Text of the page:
Sunday, 13 June 2010

Women clergy in the Church of England

I was astonished to read that Tessa Sanderson - the Olympic athlete - refused to be married by a female vicar. While I am all for freedom of choice I can just imagine what would have happened if she'd refused to be married by a male member of the clergy. I can understand why some people might wish to discuss their health with a member of their own sex - impossible where I live as our GPs are three men. But I actually cannot understand the preference when it comes to almost any other service. When it comes to professional services I'm far more interested in someone's qualifications than I am in what they wear, what sex they are, what religion they practice or what country they come from.

I am concerned at the slant the media will put on it. There will be all the comments about if woman can't even support each other why should anyone else support them?

Thursday, 10 June 2010

Inventing the wheel

I was musing last night about the oft repeated statement that if it had been left to women we'd still be living in caves. But how do they know? How does anyone know for example that it was men who discovered fire, smelted metal to produce weapons and tools or invented the wheel? The answer is of course that no one knows who invented/discovered these things. I imagined this scenario:

Caveman: That mammoth isn't where I left it this morning. What have you done with it?
Cavewoman: I had to keep climbing over it so I got together with the neighbours and we moved it
Caveman: (Snorting in disbelief) You're just not strong enough to move it even if you all get together. A man must have helped you.
Cavewoman: Believe what you like - we moved it.
Caveman: (Scratching head) Well show me then.
Cavewoman: (Hands on hips) You don't believe me?
Caveman: I can't see how you did it.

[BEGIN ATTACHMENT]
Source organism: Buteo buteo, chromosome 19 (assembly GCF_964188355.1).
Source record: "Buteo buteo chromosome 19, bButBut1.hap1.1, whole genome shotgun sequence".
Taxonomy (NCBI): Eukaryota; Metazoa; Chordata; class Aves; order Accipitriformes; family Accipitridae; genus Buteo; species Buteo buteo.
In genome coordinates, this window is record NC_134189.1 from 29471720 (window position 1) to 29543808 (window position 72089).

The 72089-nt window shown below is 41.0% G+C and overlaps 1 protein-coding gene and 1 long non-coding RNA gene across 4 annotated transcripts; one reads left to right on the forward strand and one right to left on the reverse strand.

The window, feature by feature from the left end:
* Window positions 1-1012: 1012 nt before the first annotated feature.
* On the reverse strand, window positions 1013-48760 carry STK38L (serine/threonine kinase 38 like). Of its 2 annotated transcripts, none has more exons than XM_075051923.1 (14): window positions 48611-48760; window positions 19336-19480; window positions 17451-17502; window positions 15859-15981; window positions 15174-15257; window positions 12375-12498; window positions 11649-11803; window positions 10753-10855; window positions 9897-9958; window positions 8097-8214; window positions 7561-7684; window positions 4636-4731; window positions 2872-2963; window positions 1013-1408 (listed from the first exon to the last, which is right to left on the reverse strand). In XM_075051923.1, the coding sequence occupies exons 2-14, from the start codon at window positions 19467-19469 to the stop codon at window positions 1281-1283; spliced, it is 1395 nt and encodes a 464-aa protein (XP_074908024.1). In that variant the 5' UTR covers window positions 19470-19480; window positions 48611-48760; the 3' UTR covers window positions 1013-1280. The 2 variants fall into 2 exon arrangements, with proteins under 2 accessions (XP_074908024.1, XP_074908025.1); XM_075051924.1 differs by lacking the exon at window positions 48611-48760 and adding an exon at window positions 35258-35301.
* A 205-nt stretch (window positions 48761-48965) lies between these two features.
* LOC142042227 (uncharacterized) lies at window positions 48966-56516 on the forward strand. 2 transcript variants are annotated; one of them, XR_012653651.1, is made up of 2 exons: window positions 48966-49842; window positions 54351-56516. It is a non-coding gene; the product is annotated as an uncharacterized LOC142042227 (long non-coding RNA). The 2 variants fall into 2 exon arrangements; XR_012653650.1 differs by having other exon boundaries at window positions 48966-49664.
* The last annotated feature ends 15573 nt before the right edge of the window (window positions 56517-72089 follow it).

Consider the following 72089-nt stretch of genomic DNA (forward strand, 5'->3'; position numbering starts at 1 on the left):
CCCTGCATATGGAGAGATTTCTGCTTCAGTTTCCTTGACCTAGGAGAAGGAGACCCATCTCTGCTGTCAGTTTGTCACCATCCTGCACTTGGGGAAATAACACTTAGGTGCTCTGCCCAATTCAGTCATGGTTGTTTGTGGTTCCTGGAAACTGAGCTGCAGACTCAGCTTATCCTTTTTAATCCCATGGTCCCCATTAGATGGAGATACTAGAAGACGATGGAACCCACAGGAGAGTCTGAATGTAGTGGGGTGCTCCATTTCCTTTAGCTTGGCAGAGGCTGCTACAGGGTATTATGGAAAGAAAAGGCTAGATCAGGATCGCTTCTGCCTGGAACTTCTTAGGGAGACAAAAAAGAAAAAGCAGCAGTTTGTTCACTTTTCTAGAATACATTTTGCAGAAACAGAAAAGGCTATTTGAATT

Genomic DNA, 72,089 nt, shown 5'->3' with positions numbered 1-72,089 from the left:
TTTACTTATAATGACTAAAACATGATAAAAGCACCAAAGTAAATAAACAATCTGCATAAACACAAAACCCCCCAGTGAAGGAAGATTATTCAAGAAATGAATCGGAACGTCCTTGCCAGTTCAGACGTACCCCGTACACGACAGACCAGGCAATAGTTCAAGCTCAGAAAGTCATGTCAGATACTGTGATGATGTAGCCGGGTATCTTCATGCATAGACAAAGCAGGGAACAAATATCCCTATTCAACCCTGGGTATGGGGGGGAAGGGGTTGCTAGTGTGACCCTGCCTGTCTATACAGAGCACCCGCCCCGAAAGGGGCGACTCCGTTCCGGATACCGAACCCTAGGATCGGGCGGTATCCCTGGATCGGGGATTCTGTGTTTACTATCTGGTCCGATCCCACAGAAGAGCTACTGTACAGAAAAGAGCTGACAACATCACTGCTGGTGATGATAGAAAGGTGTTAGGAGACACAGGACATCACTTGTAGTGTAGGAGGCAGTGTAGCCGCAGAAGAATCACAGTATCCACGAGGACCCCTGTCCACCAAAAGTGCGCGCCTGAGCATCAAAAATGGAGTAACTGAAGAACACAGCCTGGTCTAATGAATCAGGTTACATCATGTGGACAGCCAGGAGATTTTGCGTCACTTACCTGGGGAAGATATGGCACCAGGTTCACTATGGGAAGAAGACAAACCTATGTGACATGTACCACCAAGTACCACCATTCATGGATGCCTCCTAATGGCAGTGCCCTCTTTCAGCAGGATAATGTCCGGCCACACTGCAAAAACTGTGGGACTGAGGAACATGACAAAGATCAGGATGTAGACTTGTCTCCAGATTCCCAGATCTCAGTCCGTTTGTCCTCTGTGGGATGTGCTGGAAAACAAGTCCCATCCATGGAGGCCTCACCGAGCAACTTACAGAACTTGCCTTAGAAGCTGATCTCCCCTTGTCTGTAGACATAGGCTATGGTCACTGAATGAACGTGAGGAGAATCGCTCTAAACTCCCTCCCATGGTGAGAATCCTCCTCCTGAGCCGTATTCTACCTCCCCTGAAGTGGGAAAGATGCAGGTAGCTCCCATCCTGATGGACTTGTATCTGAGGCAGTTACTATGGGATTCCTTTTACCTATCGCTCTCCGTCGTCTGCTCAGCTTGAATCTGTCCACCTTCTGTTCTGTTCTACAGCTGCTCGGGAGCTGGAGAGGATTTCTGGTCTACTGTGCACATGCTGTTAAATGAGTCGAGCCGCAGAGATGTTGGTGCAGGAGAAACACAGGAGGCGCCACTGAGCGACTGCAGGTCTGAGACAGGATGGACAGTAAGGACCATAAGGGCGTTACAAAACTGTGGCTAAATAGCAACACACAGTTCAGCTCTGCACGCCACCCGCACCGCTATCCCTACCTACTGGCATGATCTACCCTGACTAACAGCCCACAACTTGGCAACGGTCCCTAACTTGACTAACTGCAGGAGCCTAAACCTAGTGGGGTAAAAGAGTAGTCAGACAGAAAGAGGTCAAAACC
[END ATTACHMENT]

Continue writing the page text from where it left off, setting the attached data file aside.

Cavewoman stumps off to the other side of the clearing and points to mammoth - skinned and partly dismembered on a platform of round logs and matting.
Cavewoman: (Pointing) Like this. You just have to push it then you can move it wherever you want it to go. (demonstrating)
Caveman: So how did you manage to attach the mat to the logs?
Cavewoman: Reeds - how do you attach the thatch to the hut stupid!?
Caveman: That's really good I'll have to tell the lads - but I'm sure you women can't have done it without the help of a man.
Cavewoman: (Stomps back to the hut in disgust muttering about nothing getting done if it wasn't for women)

Could it have been like this? Who knows and we'll probably never know but this is just as likely as a man inventing the wheel. How do we know it wasn't a co-operative effort as many scientific advances have been?

Wednesday, 9 June 2010

Reclaiming the F Word

I've started reading Reclaiming the F Word: the New Feminist Movement by Catherine Redfern and Kristin Aune. It is excellent!! Really really good. I would urge anyone who is interested in the relationship between men and women today and the position of women in society and culture to buy and read this. If you want to get it at a discount then visit the F Word - where you will find a code to quote.

I will post a full review when I've read it.

Monday, 7 June 2010

Valerie Solanas